When making campaign decisions that include influencer marketing, it often boils down to a matter of scale—would your campaign benefit more from the larger overall visibility that a high-priced super-influencer can bring, or would you fare better with a smaller yet more engaged audience that a micro-influencer offers? New research from product reviews and user-generated content firm Bazaarvoice offers fresh insights on the issue by shining a light on the ever-changing role of the influencer—and highlighting the demand from consumers for authentic, genuine, and transparent influencer content.
Over 9,000 consumers across the US, UK, Canada, Germany, France and Australia, reveal a challenge for brands in the firm’s new survey, as they indicate that “everyday” social media users have become the go-to accounts to follow, compared to celebrities or social media stars.
Quality over quantity
While normal consumers may not consider themselves influencers, they certainly are—everyone is. And the everyday social media user has become the preferred influencer to follow for over half of consumers (56 percent). Whether it’s friends, family, peers, or wider networks, those that share day-to-day content, products, and places that they find a genuine interest in, without an agenda to promote, are now among the most trusted source for authentic and genuine content for two in five consumers (37 percent).
Subject matter experts—from beauty gurus, to fashionistas, chefs, DIYERs, and stay-at-home moms—are viewed as the most trusted to share authentic and genuine content (42 percent). They are often targeted by brands to recommend, sell, or post sponsored content for products relevant to their subject matter.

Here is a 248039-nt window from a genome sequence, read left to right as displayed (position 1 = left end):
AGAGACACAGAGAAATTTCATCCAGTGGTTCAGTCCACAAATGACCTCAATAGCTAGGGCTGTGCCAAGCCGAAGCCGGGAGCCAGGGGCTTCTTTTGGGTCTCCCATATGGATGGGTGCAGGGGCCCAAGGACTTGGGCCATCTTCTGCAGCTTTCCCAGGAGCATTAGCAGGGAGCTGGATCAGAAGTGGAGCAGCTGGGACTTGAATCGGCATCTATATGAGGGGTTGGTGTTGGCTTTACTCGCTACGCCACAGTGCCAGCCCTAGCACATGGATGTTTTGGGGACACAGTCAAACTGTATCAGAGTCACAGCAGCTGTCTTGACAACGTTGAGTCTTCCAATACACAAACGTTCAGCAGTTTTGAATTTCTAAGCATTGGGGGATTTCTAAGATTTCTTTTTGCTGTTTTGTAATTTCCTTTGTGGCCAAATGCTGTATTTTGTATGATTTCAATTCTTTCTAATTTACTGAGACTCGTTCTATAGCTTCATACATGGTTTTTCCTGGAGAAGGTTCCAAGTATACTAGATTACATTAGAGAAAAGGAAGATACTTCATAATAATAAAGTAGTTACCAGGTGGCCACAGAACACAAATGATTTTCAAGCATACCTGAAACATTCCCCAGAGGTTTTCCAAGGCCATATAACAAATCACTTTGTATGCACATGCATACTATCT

The millions of users who follow celebrity influencers should not be underestimated, with over a third of US consumers mostly following celebrity influencers (31 percent), but there is now a significantly lower level of trust associated with celebrities. Three quarters of consumers (75 percent) do not care about the number of social media followers they have, it is all about the content.
Transparency is key
The power of an influencer lies in the trust and authenticity established between them and their audience, making transparency fundamental. Countries around the world have implemented various regulations to enforce that transparency. But despite the best efforts of regulatory bodies, two in five consumers feel these rules have made no difference to how much they trust influencers, and almost half (42%) don’t think influencers have become more authentic in the last five years. In fact, 80 percent of consumers globally—and 76 percent in the US—still want to see stricter rules for influencers to disclose editing or filters they used on published content.
Recent laws passed in Norway are requiring influencers to declare if their post contains edited or altered content. Nearly a quarter of US consumers (24 percent) want to see influencers who don’t comply with advertising laws banned from social platforms for a limited time. One in five want to see influencers banned from monetizing their social media presence going forward, e.g., to take away their revenue streams if they break advertising rules.
Authenticity is a headache for brands